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‘Fargo’ Season 4 Is Overshadowed by the Brilliance of Its Earlier Seasons

By Kaleena Rivera | TV | December 7, 2020 |

By Kaleena Rivera | TV | December 7, 2020 |


Spoiler alert: This review will contain plot points and mild spoilers for season four of FX’s Fargo. However, for those of you who may consider watching in the near future or who simply haven’t gotten around to finishing it, major plot elements have been avoided.

The most recent season of FX’s Fargo wrapped last Sunday to little fanfare. This was due in part to it airing the same evening as the highly anticipated finale for the HBO limited series The Undoing, which took up most of the social media chatter. But Fargo was up against more than competition: It was up against the expectations of the seasons that preceded it, not to mention a lengthy three-year gap since the last entry in the critically acclaimed series.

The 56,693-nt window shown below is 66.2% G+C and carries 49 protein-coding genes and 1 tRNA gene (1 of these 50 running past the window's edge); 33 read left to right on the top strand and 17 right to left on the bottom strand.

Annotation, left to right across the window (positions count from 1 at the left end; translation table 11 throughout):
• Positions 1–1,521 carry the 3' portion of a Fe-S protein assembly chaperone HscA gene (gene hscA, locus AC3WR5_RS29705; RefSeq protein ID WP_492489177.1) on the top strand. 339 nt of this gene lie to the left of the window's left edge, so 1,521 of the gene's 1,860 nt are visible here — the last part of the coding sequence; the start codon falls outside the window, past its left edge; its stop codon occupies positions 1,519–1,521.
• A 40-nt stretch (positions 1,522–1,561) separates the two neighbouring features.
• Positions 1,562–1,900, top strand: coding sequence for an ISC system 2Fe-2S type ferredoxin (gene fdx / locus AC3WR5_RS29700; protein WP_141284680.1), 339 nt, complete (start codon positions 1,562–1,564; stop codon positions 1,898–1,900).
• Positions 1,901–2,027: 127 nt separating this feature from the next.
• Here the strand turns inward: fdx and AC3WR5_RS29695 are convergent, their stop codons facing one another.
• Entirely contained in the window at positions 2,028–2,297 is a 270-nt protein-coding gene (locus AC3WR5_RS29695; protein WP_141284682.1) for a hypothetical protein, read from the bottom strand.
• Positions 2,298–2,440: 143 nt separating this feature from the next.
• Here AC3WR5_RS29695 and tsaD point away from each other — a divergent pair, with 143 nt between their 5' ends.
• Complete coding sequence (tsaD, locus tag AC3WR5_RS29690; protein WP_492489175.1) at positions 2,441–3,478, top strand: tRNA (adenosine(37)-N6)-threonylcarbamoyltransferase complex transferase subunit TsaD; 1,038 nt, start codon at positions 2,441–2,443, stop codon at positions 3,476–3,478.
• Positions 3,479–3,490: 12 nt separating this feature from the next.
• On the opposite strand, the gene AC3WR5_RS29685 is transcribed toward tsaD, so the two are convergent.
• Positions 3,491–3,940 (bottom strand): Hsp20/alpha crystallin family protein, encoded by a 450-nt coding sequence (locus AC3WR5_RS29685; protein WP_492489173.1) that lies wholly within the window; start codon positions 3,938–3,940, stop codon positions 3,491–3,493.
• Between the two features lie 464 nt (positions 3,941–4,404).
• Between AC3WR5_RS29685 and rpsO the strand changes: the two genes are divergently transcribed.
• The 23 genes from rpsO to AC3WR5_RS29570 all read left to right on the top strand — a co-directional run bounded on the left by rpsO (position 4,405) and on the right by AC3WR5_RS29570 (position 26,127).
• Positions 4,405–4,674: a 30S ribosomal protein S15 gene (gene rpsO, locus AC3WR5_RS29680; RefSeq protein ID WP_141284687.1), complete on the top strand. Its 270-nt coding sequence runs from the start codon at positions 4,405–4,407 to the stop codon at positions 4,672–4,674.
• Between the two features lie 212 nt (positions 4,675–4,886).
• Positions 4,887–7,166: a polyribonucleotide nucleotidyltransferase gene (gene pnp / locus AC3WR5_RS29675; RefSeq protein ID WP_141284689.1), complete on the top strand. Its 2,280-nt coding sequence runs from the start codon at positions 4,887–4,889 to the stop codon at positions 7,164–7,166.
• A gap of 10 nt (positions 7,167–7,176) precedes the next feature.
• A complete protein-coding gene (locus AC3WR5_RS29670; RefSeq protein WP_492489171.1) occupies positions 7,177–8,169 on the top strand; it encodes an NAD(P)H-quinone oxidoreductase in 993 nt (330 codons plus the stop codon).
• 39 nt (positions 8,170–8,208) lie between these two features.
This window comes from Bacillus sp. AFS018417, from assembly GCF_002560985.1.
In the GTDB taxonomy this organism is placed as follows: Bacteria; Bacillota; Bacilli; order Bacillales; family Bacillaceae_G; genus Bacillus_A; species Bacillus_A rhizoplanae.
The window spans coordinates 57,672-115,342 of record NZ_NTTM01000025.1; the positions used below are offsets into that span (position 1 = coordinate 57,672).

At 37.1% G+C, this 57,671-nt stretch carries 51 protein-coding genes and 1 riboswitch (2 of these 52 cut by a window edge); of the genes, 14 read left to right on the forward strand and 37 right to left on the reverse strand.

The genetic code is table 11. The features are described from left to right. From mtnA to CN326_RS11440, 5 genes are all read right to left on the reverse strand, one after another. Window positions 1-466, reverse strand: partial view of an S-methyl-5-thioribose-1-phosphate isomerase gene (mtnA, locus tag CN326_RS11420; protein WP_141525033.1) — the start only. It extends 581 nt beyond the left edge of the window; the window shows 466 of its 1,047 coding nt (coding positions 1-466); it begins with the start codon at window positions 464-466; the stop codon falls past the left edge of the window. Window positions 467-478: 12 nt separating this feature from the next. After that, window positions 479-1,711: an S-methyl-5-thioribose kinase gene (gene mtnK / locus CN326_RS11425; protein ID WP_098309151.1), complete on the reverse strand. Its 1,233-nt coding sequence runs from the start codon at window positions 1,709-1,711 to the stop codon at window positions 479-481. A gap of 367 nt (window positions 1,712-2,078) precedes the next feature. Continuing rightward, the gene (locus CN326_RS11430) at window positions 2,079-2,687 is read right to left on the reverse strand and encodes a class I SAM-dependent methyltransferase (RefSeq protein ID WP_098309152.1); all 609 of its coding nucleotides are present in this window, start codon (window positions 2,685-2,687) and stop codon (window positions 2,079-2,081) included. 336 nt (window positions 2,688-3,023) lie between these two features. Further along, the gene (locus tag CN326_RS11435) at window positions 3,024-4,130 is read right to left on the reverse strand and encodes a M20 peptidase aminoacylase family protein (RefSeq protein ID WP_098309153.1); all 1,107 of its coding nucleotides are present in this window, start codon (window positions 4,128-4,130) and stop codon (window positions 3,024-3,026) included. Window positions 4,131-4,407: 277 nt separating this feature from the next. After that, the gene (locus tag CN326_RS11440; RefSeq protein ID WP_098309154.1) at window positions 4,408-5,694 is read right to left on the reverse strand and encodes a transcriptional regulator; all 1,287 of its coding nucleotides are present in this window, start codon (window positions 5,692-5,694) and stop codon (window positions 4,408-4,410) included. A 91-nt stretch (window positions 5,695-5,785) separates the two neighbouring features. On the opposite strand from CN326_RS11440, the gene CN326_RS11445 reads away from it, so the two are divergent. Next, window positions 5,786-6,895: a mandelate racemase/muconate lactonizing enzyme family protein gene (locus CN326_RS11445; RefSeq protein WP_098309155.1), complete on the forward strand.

Season four takes place in 1950 Kansas City, with episode one providing us with a rundown of the local crime history via flashbacks, starting in 1920 with the Moskowitz Syndicate (the Jewish crime organization) and the Milligan Concern (their Irish counterpart). A formal ceremony is carried out in which the youngest son of both crime bosses is traded with the other, a living peace treaty of sorts. Later, when opportunity strikes, the Milligan son, Patrick, provides his family a chance to wipe out the Moskowitz Syndicate. A few years later, the Fadda Family, newly arrived from Italy, sets the cycle back in motion, trading their youngest with the ruling Milligan Concern. Patrick is once again traded, only this time he defects, betraying his family and shooting his own father. We then come to present day, with the firmly established Fadda Family repeating this ceremony with the African American crime family, Cannon Limited, with the Fadda son, Zero (Jameson Braccioforte), traded for the Cannon son, Satchel (Rodney L. Jones III). The stage is now set, the players in their positions, as the Fadda and Cannon factions begin wrestling for control.